For two months, global health and government officials have been trying to stem the coronavirus outbreak, quarantining citizens, locking down towns and creating triage protocols in hospitals where the contagious, deadly novel virus has taken root.
As of early March, the coronavirus outbreak had infected more than 90,000 people and killed more than 3,000 people globally, the majority of whom live in China, where the illness was first detected in December. More than 100 people in the United States have been diagnosed, including at least nine people who have died.
Both the coronavirus and influenza are respiratory illnesses. Both have similar symptoms. Both are contagious. Both can be deadly.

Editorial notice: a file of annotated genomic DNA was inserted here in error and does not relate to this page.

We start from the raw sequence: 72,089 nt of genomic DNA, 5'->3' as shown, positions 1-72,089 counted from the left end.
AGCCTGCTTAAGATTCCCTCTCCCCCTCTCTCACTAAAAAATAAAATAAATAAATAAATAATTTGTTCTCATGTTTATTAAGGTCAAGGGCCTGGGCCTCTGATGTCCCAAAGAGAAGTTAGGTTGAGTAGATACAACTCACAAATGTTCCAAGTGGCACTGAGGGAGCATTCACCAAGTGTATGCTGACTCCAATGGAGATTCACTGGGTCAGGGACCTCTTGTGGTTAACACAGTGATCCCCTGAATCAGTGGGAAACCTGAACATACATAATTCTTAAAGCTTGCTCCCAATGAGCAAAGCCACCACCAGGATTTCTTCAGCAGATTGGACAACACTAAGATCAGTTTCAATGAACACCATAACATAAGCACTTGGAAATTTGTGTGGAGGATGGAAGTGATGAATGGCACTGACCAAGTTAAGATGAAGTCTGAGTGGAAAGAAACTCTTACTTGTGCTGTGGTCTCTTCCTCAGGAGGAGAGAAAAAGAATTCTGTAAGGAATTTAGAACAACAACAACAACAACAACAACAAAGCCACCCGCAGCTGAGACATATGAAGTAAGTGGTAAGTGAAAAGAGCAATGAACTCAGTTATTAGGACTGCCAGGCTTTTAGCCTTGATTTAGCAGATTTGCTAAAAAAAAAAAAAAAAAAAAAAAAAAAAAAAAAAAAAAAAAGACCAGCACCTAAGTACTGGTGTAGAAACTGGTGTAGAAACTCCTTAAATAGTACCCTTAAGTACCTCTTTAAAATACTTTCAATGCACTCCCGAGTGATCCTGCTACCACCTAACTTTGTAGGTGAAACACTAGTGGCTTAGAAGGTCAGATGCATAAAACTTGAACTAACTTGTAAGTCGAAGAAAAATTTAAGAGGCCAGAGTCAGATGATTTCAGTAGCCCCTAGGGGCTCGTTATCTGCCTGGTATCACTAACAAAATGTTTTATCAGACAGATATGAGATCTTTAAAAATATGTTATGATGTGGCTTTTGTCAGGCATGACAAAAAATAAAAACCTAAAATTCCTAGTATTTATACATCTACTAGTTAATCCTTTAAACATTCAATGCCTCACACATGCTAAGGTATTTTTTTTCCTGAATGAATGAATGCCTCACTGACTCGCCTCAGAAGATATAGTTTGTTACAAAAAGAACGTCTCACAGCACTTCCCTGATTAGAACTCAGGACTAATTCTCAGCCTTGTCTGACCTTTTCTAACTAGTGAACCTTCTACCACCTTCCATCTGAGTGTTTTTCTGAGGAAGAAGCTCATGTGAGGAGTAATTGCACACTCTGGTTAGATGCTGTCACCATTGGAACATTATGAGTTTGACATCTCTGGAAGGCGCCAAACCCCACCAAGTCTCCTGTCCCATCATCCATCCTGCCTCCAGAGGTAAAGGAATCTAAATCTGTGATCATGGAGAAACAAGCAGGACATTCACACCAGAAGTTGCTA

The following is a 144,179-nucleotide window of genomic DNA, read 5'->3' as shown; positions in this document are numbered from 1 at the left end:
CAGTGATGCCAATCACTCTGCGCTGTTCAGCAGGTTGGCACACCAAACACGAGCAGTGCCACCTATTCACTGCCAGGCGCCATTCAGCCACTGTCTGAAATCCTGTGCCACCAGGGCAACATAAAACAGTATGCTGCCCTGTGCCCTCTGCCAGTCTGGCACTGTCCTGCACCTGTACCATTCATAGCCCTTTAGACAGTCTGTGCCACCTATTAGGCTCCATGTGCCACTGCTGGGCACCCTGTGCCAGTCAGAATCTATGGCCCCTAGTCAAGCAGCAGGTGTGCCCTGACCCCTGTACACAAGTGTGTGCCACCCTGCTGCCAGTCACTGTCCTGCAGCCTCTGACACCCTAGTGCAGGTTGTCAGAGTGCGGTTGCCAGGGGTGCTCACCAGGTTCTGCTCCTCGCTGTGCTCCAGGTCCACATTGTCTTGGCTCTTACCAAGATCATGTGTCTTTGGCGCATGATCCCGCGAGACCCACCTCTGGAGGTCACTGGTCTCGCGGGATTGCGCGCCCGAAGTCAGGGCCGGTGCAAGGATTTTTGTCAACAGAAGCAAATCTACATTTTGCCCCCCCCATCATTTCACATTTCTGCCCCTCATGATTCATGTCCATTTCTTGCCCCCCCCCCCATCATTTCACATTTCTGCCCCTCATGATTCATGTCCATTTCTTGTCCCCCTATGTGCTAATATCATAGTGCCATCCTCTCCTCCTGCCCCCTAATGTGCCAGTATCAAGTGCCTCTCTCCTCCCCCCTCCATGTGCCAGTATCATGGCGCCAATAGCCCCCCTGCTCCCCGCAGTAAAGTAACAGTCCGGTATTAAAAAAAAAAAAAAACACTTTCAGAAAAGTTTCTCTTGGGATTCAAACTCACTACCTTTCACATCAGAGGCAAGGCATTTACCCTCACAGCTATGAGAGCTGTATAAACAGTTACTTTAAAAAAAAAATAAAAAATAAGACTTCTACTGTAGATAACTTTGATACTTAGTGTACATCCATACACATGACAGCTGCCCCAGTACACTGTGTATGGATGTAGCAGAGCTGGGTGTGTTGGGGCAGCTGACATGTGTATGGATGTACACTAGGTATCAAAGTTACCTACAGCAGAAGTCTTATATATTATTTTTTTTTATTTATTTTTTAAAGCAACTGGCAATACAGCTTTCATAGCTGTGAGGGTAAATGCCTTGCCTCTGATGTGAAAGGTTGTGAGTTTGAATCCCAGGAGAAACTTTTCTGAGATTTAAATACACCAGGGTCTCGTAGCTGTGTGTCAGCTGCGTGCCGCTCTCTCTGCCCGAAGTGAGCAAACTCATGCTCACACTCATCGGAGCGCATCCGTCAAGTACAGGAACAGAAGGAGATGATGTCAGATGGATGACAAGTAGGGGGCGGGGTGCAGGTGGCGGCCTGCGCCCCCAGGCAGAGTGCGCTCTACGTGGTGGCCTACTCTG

So why the nationwide coronavirus frenzy?
“Because it’s flashy and new,” said Melissa Nolan, an infectious disease epidemiologist at the University of South Carolina, adding that there remain a lot of unknowns about just how severe a U.S. coronavirus outbreak could be.
The numbers only tell part of the story — largely because flu season has been going on longer than the coronavirus has existed and because researchers simply don’t have enough data yet to accurately assess which is more deadly. Further complicating health officials’ ability to control the spread of the coronavirus is that, unlike influenza, there is no vaccine for it.
The key difference between the novel coronavirus and influenza, Nolan said, is this: The flu is familiar and covid-19, the disease the coronavirus causes, is not.